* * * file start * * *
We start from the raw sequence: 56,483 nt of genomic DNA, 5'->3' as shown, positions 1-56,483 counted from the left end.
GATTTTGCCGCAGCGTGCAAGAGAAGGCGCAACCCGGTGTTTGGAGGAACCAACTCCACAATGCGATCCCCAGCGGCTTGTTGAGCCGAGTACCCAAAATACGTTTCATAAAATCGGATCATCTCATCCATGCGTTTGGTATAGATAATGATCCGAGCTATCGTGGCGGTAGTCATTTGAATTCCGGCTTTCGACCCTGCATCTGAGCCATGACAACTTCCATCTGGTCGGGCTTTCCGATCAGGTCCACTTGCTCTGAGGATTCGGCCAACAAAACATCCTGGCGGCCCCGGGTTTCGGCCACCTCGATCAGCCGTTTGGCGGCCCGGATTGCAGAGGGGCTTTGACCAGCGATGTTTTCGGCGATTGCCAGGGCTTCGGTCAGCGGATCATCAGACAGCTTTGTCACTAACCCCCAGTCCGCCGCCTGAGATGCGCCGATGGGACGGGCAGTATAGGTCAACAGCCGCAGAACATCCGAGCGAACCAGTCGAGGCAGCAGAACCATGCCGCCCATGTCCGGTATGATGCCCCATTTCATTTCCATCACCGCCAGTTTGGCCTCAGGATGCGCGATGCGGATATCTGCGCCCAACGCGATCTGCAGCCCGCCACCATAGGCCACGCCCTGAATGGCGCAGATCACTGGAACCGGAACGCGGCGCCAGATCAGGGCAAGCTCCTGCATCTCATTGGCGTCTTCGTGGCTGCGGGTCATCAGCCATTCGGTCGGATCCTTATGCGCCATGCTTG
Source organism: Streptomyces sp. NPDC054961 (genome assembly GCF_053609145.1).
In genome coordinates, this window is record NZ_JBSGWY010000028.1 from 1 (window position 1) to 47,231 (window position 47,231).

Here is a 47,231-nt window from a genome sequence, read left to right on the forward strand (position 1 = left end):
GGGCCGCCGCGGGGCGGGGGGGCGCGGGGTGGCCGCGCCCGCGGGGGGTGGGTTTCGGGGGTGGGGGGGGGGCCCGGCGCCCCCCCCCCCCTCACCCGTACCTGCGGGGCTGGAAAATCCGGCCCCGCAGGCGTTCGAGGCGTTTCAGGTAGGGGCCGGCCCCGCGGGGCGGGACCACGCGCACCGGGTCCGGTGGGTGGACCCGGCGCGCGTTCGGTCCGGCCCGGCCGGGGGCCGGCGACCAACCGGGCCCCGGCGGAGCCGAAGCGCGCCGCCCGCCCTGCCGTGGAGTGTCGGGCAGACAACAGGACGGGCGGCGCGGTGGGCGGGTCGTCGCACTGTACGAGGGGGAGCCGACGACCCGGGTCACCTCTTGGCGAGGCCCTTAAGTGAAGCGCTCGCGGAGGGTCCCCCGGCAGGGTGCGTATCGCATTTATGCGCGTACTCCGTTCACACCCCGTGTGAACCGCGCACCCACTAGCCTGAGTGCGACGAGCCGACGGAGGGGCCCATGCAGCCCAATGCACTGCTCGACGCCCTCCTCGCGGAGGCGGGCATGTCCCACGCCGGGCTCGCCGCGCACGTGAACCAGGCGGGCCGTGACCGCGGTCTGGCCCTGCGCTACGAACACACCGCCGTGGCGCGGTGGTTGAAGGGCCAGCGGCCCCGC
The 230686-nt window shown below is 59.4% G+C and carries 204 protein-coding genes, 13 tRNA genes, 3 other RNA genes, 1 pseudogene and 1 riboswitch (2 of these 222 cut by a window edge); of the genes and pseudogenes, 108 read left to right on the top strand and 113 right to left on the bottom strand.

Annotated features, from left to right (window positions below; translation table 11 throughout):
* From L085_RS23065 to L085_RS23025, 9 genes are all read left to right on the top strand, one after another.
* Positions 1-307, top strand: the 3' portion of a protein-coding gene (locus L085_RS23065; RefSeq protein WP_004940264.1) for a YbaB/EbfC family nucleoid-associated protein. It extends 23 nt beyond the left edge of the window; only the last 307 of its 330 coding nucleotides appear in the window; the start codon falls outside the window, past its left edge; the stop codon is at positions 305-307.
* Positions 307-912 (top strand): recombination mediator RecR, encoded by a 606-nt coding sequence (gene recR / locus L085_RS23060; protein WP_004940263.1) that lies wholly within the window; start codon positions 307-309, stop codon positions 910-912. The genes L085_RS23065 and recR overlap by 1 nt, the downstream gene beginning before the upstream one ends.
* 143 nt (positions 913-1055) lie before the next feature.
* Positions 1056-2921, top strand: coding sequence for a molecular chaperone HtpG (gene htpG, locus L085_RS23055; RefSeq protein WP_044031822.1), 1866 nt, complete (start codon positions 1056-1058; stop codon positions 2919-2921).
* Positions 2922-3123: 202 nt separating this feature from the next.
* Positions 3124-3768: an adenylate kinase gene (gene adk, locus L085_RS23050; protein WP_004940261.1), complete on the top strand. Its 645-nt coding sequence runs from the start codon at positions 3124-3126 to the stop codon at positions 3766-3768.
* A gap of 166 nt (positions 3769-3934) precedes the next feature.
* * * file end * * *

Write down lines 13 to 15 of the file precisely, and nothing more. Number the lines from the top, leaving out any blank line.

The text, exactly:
* Positions 1056-2921, top strand: coding sequence for a molecular chaperone HtpG (gene htpG, locus L085_RS23055; RefSeq protein WP_044031822.1), 1866 nt, complete (start codon positions 1056-1058; stop codon positions 2919-2921).
* Positions 2922-3123: 202 nt separating this feature from the next.
* Positions 3124-3768: an adenylate kinase gene (gene adk, locus L085_RS23050; protein WP_004940261.1), complete on the top strand. Its 645-nt coding sequence runs from the start codon at positions 3124-3126 to the stop codon at positions 3766-3768.